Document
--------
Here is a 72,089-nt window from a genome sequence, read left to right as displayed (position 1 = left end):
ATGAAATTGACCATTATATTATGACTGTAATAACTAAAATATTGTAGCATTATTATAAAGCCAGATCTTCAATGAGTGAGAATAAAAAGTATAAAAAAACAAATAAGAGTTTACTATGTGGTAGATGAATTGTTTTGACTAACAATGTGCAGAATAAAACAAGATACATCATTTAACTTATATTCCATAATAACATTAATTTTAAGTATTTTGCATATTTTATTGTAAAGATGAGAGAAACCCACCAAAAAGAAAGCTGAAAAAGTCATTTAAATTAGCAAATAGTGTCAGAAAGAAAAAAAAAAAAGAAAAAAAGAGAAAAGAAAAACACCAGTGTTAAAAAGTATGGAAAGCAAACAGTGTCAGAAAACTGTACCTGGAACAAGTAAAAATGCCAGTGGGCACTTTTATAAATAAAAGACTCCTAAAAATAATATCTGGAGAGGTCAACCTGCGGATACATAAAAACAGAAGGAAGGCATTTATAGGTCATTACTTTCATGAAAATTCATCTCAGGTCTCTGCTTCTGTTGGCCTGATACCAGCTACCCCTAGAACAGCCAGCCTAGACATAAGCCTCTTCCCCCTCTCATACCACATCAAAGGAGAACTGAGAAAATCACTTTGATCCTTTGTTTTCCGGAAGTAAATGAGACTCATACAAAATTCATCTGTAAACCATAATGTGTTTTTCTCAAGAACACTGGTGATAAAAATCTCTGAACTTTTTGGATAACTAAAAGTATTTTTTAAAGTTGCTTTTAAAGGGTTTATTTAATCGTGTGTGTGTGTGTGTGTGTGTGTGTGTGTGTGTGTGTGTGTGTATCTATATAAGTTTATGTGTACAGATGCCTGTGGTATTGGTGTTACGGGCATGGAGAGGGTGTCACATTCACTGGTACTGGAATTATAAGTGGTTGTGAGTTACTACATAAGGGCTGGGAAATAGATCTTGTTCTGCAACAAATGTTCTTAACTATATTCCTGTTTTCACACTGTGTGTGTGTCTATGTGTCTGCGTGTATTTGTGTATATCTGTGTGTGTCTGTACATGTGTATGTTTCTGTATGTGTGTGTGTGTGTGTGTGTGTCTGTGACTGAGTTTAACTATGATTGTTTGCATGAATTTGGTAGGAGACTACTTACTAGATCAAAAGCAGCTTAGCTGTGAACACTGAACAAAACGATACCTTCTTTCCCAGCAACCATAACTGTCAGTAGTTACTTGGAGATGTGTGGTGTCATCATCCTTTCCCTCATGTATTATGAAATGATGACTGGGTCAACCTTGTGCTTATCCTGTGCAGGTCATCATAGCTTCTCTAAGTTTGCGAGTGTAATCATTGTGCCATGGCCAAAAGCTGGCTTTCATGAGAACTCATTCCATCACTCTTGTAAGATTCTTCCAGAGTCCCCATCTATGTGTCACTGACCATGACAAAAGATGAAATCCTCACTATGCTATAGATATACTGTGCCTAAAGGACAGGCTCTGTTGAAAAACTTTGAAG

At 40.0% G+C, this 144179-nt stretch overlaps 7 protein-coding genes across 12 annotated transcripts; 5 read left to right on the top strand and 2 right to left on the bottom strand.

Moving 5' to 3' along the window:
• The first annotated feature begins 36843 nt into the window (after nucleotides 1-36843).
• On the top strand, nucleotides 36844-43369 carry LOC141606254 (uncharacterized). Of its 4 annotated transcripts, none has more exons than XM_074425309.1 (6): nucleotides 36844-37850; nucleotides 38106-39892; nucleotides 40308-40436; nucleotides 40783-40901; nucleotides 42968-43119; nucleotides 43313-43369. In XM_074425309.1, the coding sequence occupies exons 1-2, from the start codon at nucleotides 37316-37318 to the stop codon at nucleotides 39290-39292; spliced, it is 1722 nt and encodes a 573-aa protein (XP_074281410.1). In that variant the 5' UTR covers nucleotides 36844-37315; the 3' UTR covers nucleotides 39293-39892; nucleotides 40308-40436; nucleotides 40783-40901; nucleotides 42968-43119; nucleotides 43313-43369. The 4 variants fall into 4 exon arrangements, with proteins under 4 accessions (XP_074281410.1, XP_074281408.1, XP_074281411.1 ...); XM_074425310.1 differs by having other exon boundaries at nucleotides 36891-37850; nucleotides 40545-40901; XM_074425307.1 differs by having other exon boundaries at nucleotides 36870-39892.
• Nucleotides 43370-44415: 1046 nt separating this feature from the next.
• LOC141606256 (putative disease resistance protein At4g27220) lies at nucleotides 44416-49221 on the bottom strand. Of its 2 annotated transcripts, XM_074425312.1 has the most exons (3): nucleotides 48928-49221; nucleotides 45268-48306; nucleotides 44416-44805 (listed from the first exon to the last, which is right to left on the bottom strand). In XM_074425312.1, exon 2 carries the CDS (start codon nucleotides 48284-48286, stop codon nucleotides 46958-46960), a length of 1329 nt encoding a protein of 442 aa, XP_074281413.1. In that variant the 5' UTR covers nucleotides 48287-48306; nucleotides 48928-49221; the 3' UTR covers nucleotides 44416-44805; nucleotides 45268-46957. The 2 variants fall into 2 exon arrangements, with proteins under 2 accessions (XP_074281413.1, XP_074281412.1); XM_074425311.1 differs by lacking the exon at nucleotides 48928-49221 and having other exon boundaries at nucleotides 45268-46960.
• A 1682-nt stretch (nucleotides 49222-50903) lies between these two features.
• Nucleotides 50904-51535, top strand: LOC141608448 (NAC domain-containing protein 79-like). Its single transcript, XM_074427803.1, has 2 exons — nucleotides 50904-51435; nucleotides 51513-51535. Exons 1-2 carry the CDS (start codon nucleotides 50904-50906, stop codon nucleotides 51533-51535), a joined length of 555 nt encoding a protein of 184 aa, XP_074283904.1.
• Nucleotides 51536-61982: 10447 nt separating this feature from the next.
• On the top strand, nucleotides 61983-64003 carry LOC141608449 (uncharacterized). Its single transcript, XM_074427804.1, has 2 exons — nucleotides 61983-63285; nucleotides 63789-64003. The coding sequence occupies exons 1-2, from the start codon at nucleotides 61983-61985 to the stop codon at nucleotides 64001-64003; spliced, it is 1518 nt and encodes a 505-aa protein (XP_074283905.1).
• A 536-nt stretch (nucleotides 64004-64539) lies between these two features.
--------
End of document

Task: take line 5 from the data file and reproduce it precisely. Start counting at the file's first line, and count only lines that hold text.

• The first annotated feature begins 36843 nt into the window (after nucleotides 1-36843).